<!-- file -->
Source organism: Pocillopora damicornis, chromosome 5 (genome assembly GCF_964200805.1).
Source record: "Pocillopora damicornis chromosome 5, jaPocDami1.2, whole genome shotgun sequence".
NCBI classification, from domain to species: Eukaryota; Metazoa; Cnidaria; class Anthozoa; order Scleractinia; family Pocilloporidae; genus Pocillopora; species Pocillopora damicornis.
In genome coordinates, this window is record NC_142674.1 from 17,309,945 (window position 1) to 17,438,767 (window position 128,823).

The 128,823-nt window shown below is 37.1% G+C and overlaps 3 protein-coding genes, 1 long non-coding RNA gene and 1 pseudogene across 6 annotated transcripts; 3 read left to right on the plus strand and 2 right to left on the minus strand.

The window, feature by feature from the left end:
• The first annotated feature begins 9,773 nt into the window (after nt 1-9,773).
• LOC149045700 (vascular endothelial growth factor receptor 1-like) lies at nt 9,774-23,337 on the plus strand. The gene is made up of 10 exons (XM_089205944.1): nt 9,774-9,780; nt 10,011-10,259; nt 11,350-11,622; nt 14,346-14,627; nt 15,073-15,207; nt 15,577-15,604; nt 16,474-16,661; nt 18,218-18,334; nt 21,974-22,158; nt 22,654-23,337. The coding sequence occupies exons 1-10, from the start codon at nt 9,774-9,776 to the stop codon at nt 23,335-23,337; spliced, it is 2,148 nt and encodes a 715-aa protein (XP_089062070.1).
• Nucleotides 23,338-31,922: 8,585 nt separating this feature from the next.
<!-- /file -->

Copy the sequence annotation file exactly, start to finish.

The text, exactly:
Source organism: Pocillopora damicornis, chromosome 5 (genome assembly GCF_964200805.1).
Source record: "Pocillopora damicornis chromosome 5, jaPocDami1.2, whole genome shotgun sequence".
NCBI classification, from domain to species: Eukaryota; Metazoa; Cnidaria; class Anthozoa; order Scleractinia; family Pocilloporidae; genus Pocillopora; species Pocillopora damicornis.
In genome coordinates, this window is record NC_142674.1 from 17,309,945 (window position 1) to 17,438,767 (window position 128,823).

The 128,823-nt window shown below is 37.1% G+C and overlaps 3 protein-coding genes, 1 long non-coding RNA gene and 1 pseudogene across 6 annotated transcripts; 3 read left to right on the plus strand and 2 right to left on the minus strand.

The window, feature by feature from the left end:
• The first annotated feature begins 9,773 nt into the window (after nt 1-9,773).
• LOC149045700 (vascular endothelial growth factor receptor 1-like) lies at nt 9,774-23,337 on the plus strand. The gene is made up of 10 exons (XM_089205944.1): nt 9,774-9,780; nt 10,011-10,259; nt 11,350-11,622; nt 14,346-14,627; nt 15,073-15,207; nt 15,577-15,604; nt 16,474-16,661; nt 18,218-18,334; nt 21,974-22,158; nt 22,654-23,337. The coding sequence occupies exons 1-10, from the start codon at nt 9,774-9,776 to the stop codon at nt 23,335-23,337; spliced, it is 2,148 nt and encodes a 715-aa protein (XP_089062070.1).
• Nucleotides 23,338-31,922: 8,585 nt separating this feature from the next.